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Book Summaries Psychology

Law 14: Resist the Downward Pull of the Group (The Laws of Human Nature)

The Law of Conformity

We like to think of ourselves as individuals, but in truth, we are all products of our social groups. We must dress, act, and speak the same. If we deviate too much, the group will unconsciously renounce us.

It offends us to think of ourselves as unoriginal copies of our group, but it is true for most people. Being accepted and validated by others is important to our sanity. We want to look hard-working and convey a sense of style, but not too different. We will speak with the same accent as the group, and mimic certain expressions, especially those of the group leader.

Group belonging is essential to our lives, it helps to think about this at a very basic level.

One man, Richard E. Byrd, who spent months in Antarctica, completely divorced from human contact for 5 months wrote about his experience. He said that he felt that his personality was disintegrating and felt disconnected from reality.

We need to see people’s eyes looking back at us, so that they can acknowledge our existence. It is something we take for granted, but if we deprive ourselves from basic human contact for too long, we will lose touch with who we are.

Our identity is almost completely shaped by our group, and whatever is not shaped by the group, is shaped by people outside of it, who themselves belong to some group. Very little of us is truly unique and original, even though we like to believe that to be the case.

But there are dangers to conforming too much to group ideas as well as benefits. The benefits are obvious. We are social animals, and there is such a thing called social force. When people work in a group, they tap into new reserves of energy. When everyone knows what to do, you find a kind of cohesion that is remarkable and unlike anything we know through your own individual experiences.

But it is less obvious to understand how group-think makes us suffer. The essence of group identity is to think in a binary pattern. That is, to classify people outside the group as enemies. Unity is much more easily created through common hatred than common love. In its extreme, we tend to see everything that is alien to our group as a threat, including ideas. And that is when group think truly becomes dangerous. We become less tolerant of other people and their ideas, and when we can no longer accept that other people see the world differently, we go to war to prove that we’re right.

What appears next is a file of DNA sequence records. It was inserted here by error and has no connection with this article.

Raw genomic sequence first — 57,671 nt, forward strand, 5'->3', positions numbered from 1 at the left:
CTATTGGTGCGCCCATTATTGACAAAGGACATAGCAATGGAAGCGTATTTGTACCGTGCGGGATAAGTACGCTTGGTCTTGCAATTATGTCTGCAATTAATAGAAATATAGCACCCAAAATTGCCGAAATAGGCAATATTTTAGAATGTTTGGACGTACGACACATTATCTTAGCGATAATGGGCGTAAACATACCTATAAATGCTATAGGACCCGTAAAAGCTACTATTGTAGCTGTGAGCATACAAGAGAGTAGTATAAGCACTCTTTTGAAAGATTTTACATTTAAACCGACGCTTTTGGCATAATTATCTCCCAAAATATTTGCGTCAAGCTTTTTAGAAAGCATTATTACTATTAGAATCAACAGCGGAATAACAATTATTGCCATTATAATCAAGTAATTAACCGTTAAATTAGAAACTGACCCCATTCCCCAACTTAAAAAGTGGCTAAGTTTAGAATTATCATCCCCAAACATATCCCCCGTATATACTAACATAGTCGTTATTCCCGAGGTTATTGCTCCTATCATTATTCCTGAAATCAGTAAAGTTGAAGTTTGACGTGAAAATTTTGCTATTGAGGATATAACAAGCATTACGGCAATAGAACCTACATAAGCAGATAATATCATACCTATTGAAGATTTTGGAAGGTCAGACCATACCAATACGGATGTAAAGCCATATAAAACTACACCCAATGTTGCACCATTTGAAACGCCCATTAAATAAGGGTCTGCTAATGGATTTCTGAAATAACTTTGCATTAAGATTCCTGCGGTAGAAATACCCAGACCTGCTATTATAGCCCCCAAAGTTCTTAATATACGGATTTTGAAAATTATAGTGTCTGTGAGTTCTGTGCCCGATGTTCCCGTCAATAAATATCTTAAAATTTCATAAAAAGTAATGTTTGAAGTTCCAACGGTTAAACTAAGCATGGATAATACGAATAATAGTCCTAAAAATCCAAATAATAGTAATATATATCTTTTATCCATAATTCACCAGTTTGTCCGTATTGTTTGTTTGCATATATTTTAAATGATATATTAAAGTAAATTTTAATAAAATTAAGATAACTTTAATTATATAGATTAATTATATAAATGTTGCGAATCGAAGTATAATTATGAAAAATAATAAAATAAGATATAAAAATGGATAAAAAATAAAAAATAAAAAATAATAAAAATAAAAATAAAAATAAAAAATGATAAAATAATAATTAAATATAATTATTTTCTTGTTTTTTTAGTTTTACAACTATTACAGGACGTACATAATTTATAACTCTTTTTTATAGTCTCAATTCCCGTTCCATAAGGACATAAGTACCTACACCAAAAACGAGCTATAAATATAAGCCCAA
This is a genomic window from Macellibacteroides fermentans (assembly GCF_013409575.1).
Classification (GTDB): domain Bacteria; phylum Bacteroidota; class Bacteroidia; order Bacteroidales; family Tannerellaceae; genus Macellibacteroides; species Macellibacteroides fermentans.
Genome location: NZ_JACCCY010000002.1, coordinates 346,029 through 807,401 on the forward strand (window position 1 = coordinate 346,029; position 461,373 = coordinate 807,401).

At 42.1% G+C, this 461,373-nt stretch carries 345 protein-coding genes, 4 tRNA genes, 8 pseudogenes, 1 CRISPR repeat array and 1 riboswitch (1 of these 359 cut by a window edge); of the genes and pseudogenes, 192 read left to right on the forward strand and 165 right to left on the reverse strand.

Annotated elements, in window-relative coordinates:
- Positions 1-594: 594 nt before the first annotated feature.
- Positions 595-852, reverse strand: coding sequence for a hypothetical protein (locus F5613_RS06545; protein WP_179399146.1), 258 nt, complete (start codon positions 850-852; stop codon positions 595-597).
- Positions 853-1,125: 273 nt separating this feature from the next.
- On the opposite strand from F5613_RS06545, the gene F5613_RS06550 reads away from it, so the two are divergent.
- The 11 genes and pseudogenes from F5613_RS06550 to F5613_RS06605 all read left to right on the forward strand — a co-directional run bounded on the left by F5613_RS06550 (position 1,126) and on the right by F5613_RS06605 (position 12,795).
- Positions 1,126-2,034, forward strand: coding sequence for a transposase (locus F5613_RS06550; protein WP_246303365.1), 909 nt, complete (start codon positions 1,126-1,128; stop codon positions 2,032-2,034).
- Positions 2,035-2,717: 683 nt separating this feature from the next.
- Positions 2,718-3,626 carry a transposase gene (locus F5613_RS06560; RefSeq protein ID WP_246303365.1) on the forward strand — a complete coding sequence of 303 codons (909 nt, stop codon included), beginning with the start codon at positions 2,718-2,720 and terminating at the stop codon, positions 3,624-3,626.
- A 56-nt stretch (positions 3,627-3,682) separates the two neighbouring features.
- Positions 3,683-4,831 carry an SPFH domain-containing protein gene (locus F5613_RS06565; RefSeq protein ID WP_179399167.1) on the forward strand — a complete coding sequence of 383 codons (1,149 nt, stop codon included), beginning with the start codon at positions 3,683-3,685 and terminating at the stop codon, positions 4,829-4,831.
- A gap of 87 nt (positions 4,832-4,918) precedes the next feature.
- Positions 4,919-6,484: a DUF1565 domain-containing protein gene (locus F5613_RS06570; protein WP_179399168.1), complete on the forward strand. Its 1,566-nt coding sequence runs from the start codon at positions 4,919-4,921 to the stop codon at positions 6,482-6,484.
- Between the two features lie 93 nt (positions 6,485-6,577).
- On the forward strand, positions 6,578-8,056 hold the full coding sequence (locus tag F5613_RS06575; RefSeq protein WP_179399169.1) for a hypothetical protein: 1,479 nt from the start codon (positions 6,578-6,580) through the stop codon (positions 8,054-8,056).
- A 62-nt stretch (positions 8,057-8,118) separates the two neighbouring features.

Mao tried to reshape Chinese society, he wanted to purge all the ideas of the past, he wanted to start with a blank slate and paint a beautiful canvas with new, revolutionary ideas. But what he learned was that the million of years of human evolution cannot be reversed so easily. Within the Communist party, people reverted to ways of thinking that were tribal, and far from free. They were tied down by their adherence to their own groups – a very old idea. Rebellions happened all over China in the 60’s including schools and factories. And the same eerie dynamics were witnessed everywhere. The worst and most aggressive actors rose to the top, the meek became their followers. The result was chaos.

Beware the type of person who cosies up to authority too much. He will make himself indispensable to the boss, so that he can draw power towards him. This type will do lowly tasks such as organizing the leader’s schedule and desk. There is another type that will spread gossip and rumors to get close to power. They will try to find dirt on their rivals and share these stories with the leader to earn their trust. In every group, there are power dynamics that exist, and there are people who will try to exploit them.

Your task is to become aware of who the individual actors within your group are, and what the dynamic is. Does your group reward competence or political skill? Which individuals are trying to get closer to power and are they trying to use you as a tool?

You can never run away from your group, the best you can do is to understand it, and to conform as much as you can, without compromising your integrity as an individual.

Read The Laws of Human Nature

"A gilded No is more satisfactory than a dry yes" - Gracian

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